Kangaroos and wallabies are both marsupials, belonging to the same family called Macropodidae, under the genus Macropus. Both animals overlap in their native territories, but their most distinguishable difference is their size. Wallabies are distinctively smaller, with more varied color patterns. Kangaroos on the other hand, live longer, but they take longer time to grow and are more independent than their relatives.

Comparing and Differentiating Kangaroos and Wallabies

Size Difference

Kangaroos and wallabies are very different from each other. Kangaroos are larger marsupials. Red kangaroos for example are the largest; males can go as tall as 6 feet (2 meters) and weigh up to 200 lbs. (90 kilos). Grey kangaroos are just slightly smaller (lighter and shorter), but still significantly bigger than wallabies.

Male wallabies on the other hand, weigh on an average of 40 lbs. (20 kilograms), while the females can only weigh around 25 lbs. (11 kg.)

Lifespan

Kangaroos live longer than wallabies. They can go up to 20 to 25 years in the wild, and 16 to 20 years in captivity. In some cases, they can reach up to 30 years.

Wallabies on the other hand, tend to live shorter, as they only have an average lifespan of 11 to 15 years, or 10 to 14 years in captivity.

Lifecycle

Both of their young are called joey, and both animals will give birth to one joey at a time. Females carry their young in their pouch until they’re independent. Wallabies stay in their mother’s pouch longer, and wean when they reach 7 to 8 months. They mate between 12 to 14 months.

Kangaroos nurse until they’re 9 months old, and stay in their mother’s pouch up to 11 months. By the time they reach 20 months, they are ready to breed.

Both species live in mobs (small family groups), which is led by a dominant male, and a bunch of females, their offspring, and submissive males. When baby a kangaroo has been weaned, but still not independent to leave their mother’s pouch, the mother leaves the mob until the baby kangaroo is gone.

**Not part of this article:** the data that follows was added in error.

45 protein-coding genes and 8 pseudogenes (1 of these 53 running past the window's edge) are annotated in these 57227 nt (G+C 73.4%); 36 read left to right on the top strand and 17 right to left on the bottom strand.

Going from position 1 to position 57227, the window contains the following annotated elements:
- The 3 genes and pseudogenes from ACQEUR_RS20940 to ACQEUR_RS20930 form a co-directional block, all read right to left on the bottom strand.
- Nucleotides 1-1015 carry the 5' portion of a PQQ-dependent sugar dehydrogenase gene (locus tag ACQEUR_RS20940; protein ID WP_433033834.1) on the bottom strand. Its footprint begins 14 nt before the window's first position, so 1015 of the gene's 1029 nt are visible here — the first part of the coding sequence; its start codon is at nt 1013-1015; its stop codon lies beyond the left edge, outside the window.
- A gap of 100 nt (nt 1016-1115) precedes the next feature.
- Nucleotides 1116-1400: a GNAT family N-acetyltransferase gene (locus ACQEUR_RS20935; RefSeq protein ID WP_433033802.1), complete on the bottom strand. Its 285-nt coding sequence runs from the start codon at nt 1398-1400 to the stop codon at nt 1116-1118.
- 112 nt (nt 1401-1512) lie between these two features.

Physical Characteristics

Kangaroos usually have evenly distributed color patterns throughout their body. Grey kangaroos for example, have different shades of dark and light grey, pretty similar to red kangaroos, but the latter has patches of white on their face, ears, and legs.

Wallabies on the other hand, are monochromatic. Agile wallabies usually have stripes on their hips and cheeks. Red-necked wallabies on the other hand, have thick furs with different colors, such as red, fawn, dark brown, black, grey and white.

Wallaby ears tend to be larger (proportionally speaking) than in kangaroos. Other than that, both animals are very similar in other physical features, such as power in their distinctive hind legs and tail, which forms like a tripod when at rest.

Kangaroos can be aggressive, which is why we usually find them boxing other kangaroos.

Both animals have conflicted with humans in their native environment. And because they’re herbivores, they compete with other domesticated animals for food, such as cattle.